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Multiple mantle sources of continental magmatism: insights from “high-Ti” picrites of Karoo and other large igneous provinces
Kamenetsky, VS and Maas, R and Kamenetsky, MB and Yaxley, GM and Ehrig, K and Zellmer, GF and Bindeman, IN and Sobolev, AV and Kuzmin, DV and Ivanov, AV and Woodhead, J and Schilling, J-G, Multiple mantle sources of continental magmatism: insights from 'high-Ti' picrites of Karoo and other large igneous provinces, Chemical Geology, 455 pp. 22-31. ISSN 0009-2541 (2017) [Refereed Article]
© 2016 Elsevier B.V. All rights reserved.
Magmas forming large igneous provinces (LIP) on continents are generated by extensive melting in the deep crust and underlying mantle and associated with break-up of ancient supercontinents, followed by formation of a new basaltic crust in the mid-oceanic rifts. A lack of the unifying model in understanding the sources of LIP magmatism is justified by lithological and geochemical complexity of erupted magmas on local (e.g. a cross-section) and regional (a single and different LIP) scales. Moreover, the majority of LIP rocks do not fit general criteria for recognizing primary/primitive melts (i.e. < 8 wt% MgO and absence of high-Fo olivine phenocrysts).
This study presents the mineralogical (olivine, Cr-spinel, orthopyroxene), geochemical (trace elements and Sr-Nd-Hf-Pb isotopes) and olivine-hosted melt inclusion compositional characteristics of a single primitive (16 wt% MgO), high-Ti (2.5 wt% TiO2) picrite with high-Mg olivine (up to 91 mol% Fo) from the Letaba Formation in the ~ 180 Ma Karoo LIP (south Africa). The olivine compositions (unusually high δ18O (6.17‰), high NiO (0.36–0.56 wt%) and low MnO and CaO (0.12–0.20 and 0.12–0.22 wt%, respectively)) are used to argue for a non-peridotitic mantle source. This is supported by the enrichment of the rock and melts in most incompatible trace elements and depletion in heavy rare earth elements (e.g. high Gd/Yb) that reflects residual garnet in the source of melting. The radiogenic isotopes resemble those of the model enriched mantle (EM-1) and further argue for a long-term enrichment of the source in incompatible trace elements.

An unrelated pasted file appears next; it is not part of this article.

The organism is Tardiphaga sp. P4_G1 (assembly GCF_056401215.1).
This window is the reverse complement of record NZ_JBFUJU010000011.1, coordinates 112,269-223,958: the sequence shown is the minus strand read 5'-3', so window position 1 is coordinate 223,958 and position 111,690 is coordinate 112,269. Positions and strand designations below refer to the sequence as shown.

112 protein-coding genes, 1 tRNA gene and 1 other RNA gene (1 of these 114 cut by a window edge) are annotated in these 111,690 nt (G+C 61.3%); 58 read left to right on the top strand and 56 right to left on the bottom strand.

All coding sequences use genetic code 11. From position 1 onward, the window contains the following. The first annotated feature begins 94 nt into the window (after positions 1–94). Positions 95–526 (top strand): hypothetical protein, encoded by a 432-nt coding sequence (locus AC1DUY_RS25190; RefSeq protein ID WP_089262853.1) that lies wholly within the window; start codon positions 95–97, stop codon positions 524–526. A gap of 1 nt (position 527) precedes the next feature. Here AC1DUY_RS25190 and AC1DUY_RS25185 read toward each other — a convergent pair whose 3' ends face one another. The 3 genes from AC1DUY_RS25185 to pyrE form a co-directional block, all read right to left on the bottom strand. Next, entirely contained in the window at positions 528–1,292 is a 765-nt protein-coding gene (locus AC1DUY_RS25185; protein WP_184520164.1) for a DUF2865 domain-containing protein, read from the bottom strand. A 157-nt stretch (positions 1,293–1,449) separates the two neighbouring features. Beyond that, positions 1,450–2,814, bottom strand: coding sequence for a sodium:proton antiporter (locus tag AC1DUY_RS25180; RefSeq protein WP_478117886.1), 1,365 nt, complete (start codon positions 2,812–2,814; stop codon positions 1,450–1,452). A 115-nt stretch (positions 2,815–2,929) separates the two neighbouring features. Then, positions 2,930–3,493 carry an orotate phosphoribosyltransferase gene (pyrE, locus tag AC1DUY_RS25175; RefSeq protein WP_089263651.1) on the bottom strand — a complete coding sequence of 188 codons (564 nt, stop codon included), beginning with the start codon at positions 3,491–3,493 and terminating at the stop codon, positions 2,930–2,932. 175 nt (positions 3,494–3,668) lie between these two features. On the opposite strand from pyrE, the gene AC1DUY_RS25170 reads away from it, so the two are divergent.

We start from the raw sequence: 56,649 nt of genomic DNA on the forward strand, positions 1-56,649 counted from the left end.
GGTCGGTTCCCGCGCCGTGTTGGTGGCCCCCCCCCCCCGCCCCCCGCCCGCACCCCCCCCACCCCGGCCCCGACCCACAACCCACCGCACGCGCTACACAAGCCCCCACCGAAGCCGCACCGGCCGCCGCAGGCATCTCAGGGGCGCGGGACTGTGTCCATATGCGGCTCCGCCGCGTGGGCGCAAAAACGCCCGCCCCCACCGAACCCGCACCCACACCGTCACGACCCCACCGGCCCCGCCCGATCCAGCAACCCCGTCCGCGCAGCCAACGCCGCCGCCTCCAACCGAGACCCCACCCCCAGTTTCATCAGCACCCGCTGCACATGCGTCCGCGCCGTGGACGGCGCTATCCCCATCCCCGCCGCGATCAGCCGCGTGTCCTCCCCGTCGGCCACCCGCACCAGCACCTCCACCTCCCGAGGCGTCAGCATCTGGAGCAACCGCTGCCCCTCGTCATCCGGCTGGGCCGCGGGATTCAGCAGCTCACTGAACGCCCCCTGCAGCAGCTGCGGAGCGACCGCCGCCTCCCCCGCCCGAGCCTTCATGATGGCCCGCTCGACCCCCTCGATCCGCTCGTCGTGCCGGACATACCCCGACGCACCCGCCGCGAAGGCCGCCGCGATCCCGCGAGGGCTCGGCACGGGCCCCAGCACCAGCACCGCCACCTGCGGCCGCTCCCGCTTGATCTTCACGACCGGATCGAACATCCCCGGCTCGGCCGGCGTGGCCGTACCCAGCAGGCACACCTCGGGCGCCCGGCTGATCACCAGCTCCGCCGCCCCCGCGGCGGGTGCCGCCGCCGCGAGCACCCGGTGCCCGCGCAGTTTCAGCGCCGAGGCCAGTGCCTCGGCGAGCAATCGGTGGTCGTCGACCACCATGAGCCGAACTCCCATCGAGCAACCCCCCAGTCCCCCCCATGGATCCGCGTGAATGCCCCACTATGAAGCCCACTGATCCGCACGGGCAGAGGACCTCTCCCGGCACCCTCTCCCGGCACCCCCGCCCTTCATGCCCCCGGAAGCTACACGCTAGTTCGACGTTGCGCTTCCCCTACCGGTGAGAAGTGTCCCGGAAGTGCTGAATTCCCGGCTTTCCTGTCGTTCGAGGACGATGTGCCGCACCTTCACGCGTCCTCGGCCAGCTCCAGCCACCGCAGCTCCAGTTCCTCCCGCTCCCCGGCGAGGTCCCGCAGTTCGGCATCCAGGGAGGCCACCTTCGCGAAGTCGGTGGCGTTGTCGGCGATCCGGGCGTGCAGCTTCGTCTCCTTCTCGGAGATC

The enriched high-Ti compositions, strongly fractionated incompatible trace elements, presence of primitive olivine and high-Cr spinel in the Letaba picrites are closely matched by olivine-phyric rocks from the ~ 260 Ma Emeishan (Yongsheng area, SW China) and ~ 250 Ma Siberian (Maimecha-Kotuy region, N Siberia) LIPs. However, many other compositional parameters (e.g. trace element and δ18O compositions of olivine phenocrysts, Fe2 +/Fe3 + in Cr-spinel, Sr-Nd-Hf isotope ratios) only partially overlap or even diverge. We thus imply that parental melts of enriched picritic rocks with forsteritic olivine from three major continental igneous provinces – Karoo, Emeishan and Siberia cannot be assigned to a common mantle source and similar melting conditions.
The Karoo picrites also exhibit some mineralogical and geochemical similarities with rocks and glasses in the south Atlantic Ridge and adjacent fracture zones. The geodynamic reconstructions of the continental plate motions since break-up of the Gondwanaland in the Jurassic support the current position of the source of the Karoo magmatism in the southernmost Atlantic. Co-occurrence of modern and recent anomalous rocks with normal mid-ocean ridge basalts in this region can be related to blocks/rafts of the ancient lithosphere, stranded in the ambient upper mantle and occasionally sampled by rifting-related decompressional melting.
|Item Type:||Refereed Article|
|Keywords:||large igneous provinces, magmatism, Karoo, picrites, olivine, Cr-spinel, melt inclusions|
|Research Division:||Earth Sciences|
|Research Field:||Igneous and metamorphic petrology|
|Objective Division:||Expanding Knowledge|
|Objective Group:||Expanding knowledge|
|Objective Field:||Expanding knowledge in the earth sciences|
|UTAS Author:||Kamenetsky, VS (Professor Vadim Kamenetsky)|
|UTAS Author:||Kamenetsky, MB (Dr Maya Kamenetsky)|
|Web of Science® Times Cited:||36|
|Deposited By:||CODES ARC|
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